Easy Steak Frites Recipe for Bastille Day

When the New York Times published Sam Sifton’s Mock Steak Frites Recipe, we knew we would turn to it again and again. This method of pan searing the steaks on the stove means this meal comes together quickly and is the perfect treat to celebrate Bastille Day or a date night. They include a traditional compound butter. If you are looking for something more interesting, you can see more compound butter recipes here.

Steak Frites with compound butter


For the Mock Frites

  • Kosher salt

  • 8-12 new, baby or C-grade potatoes

  • 3 tablespoons neutral oil, like canola

For the Compound Butter

  • 6 tablespoons unsalted butter

  • 2 teaspoons thyme leaves, minced

  • 1 small shallot, peeled and minced

  • 1 teaspoon freshly squeezed lemon juice

  • Splash Champagne or white-wine vinegar

For the Steak

  • 2 pounds beef steak, like flat irons, bavettes or ribeyes 

  • Kosher salt and freshly ground black pepper

  • 1 tablespoon neutral oil, like canola.


  1. Preheat oven to 450. Set a large pot filled with salted water on the stove. Add potatoes, turn heat to high and cook, gently boiling, until they are softened, approximately 15 minutes. Drain potatoes, and dry them well.

  2. Grease a sheet pan with half the oil, and put the potatoes on the pan. Using a potato masher or the bottom of a heavy glass, gently smash each potato, pressing it down to a thickness of less than an inch. Drizzle the rest of the oil over the smashed potatoes, place on top rack in the oven and allow to roast until the exteriors are golden and crunchy, approximately 20 to 25 minutes. Add salt to taste.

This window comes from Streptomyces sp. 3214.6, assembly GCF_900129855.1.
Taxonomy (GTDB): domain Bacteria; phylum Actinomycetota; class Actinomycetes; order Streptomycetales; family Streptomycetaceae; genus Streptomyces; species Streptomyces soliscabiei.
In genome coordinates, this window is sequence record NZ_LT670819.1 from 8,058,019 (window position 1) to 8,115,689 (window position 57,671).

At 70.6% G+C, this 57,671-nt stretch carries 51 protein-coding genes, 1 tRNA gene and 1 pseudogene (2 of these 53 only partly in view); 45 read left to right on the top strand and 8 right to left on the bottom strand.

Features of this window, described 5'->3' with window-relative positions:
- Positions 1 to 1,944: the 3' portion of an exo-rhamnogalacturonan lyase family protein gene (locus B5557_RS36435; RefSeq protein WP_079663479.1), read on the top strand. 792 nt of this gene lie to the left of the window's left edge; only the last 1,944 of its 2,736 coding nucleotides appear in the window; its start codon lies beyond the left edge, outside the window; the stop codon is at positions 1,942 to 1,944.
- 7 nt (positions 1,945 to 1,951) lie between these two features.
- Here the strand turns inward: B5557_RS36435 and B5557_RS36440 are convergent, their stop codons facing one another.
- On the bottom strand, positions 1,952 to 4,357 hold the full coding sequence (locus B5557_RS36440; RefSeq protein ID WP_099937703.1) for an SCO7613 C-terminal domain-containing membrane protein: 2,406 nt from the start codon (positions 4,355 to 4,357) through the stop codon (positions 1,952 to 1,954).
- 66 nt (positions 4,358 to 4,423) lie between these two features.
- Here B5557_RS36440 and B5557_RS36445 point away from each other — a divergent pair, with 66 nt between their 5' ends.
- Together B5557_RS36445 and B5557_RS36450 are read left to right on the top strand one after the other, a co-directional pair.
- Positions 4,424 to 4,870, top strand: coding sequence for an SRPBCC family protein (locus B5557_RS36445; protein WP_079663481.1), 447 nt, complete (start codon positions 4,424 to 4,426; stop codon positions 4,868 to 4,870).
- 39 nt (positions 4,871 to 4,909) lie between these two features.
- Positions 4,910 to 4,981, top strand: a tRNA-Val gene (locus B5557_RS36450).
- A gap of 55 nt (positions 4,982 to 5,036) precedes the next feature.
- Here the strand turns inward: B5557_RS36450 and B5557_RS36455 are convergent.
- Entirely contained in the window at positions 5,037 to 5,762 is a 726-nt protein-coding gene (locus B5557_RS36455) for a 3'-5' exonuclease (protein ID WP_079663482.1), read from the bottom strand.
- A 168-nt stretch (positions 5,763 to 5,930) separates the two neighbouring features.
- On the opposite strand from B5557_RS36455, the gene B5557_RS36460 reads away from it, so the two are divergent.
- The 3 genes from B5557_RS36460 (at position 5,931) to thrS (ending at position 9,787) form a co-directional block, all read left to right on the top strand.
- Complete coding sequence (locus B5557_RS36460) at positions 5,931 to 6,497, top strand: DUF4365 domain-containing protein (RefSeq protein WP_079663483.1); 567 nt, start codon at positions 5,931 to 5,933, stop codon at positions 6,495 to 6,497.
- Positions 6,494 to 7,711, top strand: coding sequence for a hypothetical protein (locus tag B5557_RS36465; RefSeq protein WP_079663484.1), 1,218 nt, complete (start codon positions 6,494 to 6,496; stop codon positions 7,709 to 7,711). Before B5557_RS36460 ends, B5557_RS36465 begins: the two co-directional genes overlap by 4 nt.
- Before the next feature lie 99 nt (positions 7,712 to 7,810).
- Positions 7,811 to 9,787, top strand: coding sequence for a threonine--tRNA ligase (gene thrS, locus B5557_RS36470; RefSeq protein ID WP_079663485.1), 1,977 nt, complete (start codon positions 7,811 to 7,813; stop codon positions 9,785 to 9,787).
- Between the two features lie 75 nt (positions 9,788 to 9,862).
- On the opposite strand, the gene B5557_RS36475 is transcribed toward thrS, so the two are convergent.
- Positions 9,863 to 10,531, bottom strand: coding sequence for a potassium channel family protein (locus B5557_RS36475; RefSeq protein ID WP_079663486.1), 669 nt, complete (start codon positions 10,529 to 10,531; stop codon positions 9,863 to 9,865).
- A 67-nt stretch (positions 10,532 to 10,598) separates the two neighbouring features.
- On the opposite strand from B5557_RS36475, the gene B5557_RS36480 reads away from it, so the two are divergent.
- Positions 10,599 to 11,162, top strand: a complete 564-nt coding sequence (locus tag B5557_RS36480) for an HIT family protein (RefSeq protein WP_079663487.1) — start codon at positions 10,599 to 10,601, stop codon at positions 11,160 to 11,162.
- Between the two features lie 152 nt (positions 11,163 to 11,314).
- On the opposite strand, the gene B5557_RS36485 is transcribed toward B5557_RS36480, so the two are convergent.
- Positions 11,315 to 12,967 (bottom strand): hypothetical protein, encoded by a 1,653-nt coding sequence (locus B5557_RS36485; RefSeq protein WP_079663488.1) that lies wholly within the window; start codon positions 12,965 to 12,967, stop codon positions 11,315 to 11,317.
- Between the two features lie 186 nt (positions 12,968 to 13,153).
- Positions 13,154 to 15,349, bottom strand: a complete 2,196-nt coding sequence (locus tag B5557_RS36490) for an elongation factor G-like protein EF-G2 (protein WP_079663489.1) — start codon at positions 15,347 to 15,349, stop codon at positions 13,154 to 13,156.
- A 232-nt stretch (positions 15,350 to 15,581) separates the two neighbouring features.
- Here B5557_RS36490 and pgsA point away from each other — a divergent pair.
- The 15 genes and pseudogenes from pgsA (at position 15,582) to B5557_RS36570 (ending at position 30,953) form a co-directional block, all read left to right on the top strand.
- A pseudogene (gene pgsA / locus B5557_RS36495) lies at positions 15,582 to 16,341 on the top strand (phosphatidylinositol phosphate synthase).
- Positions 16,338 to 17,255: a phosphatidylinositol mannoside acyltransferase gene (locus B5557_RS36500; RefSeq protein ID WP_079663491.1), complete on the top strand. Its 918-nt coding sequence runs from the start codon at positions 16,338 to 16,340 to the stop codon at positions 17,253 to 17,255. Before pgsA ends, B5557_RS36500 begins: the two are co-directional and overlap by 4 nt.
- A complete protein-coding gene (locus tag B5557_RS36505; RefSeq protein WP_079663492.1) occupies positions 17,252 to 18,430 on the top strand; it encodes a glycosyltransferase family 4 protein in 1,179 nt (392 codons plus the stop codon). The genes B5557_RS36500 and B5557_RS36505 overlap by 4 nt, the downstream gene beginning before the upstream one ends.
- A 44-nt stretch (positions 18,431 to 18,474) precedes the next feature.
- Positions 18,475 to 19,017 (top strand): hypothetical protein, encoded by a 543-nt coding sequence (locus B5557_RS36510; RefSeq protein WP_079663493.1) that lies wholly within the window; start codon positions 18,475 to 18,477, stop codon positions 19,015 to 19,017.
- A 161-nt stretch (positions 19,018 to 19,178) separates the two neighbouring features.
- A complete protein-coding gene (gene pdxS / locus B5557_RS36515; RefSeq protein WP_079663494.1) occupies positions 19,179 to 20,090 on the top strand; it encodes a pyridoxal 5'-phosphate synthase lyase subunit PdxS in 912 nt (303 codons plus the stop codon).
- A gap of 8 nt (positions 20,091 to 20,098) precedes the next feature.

3. Make the maître d’hôtel (or compound) butter. Put the butter on a cutting board and, using a fork, cut the other ingredients into it until the butter is creamy and smooth. Scrape the butter together with a chef’s knife, and form it into a rough log. If making it ahead of time, you can roll it tight in a sheet of plastic wrap and refrigerate until ready to use. For more detailed instructions, see our compound butter recipe.

  4. As the potatoes finish crisping, make the steaks. Set a heavy-bottomed skillet — or 2 if your steaks are large and you are cooking them in 4 pieces — over high heat, and let it sit for a few minutes. Shower the steaks with an aggressive amount of salt and pepper. Add the oil to the pan, and shake to distribute. It will almost immediately begin to smoke. Place the steaks in the pan, and allow to sear, unattended, for 4 minutes, until they have developed a serious crust. Turn the steaks over, and cook for an additional 3 to 6 minutes for medium-rare. Remove steaks to a warm platter to rest. Top each steak with a tablespoon of the butter.

  5. Remove the potatoes from the oven, and season them with salt and a grind of pepper. Place 2 or 3 crunchy potatoes on each plate, then nestle a steak up beside them. Top each steak with pats of the remaining butter.

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